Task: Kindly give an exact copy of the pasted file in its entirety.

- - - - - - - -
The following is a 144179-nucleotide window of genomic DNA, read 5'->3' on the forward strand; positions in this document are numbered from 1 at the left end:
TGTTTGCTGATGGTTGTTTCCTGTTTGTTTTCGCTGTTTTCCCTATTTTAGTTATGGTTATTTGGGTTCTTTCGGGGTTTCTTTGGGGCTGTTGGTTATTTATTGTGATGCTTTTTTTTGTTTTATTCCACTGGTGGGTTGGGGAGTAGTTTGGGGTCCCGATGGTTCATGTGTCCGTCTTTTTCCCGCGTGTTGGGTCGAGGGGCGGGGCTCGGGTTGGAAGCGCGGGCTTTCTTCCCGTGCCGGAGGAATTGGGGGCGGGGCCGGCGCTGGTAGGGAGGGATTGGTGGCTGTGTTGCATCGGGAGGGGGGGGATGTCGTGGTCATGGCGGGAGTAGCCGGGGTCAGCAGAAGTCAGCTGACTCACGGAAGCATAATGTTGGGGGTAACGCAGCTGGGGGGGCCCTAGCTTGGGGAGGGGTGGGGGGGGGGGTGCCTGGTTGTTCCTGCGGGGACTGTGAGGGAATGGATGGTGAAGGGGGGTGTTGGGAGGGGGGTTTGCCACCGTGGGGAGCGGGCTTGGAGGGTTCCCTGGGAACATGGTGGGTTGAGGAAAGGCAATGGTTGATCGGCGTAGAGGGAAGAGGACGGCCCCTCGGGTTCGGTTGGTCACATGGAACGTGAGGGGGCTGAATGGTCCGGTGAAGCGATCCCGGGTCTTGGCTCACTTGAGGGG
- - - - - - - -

The following is a 144179-nucleotide window of genomic DNA, read 5'->3' on the forward strand; positions in this document are numbered from 1 at the left end:
TGTTTGCTGATGGTTGTTTCCTGTTTGTTTTCGCTGTTTTCCCTATTTTAGTTATGGTTATTTGGGTTCTTTCGGGGTTTCTTTGGGGCTGTTGGTTATTTATTGTGATGCTTTTTTTTGTTTTATTCCACTGGTGGGTTGGGGAGTAGTTTGGGGTCCCGATGGTTCATGTGTCCGTCTTTTTCCCGCGTGTTGGGTCGAGGGGCGGGGCTCGGGTTGGAAGCGCGGGCTTTCTTCCCGTGCCGGAGGAATTGGGGGCGGGGCCGGCGCTGGTAGGGAGGGATTGGTGGCTGTGTTGCATCGGGAGGGGGGGGATGTCGTGGTCATGGCGGGAGTAGCCGGGGTCAGCAGAAGTCAGCTGACTCACGGAAGCATAATGTTGGGGGTAACGCAGCTGGGGGGGCCCTAGCTTGGGGAGGGGTGGGGGGGGGGGTGCCTGGTTGTTCCTGCGGGGACTGTGAGGGAATGGATGGTGAAGGGGGGTGTTGGGAGGGGGGTTTGCCACCGTGGGGAGCGGGCTTGGAGGGTTCCCTGGGAACATGGTGGGTTGAGGAAAGGCAATGGTTGATCGGCGTAGAGGGAAGAGGACGGCCCCTCGGGTTCGGTTGGTCACATGGAACGTGAGGGGGCTGAATGGTCCGGTGAAGCGATCCCGGGTCTTGGCTCACTTGAGGGG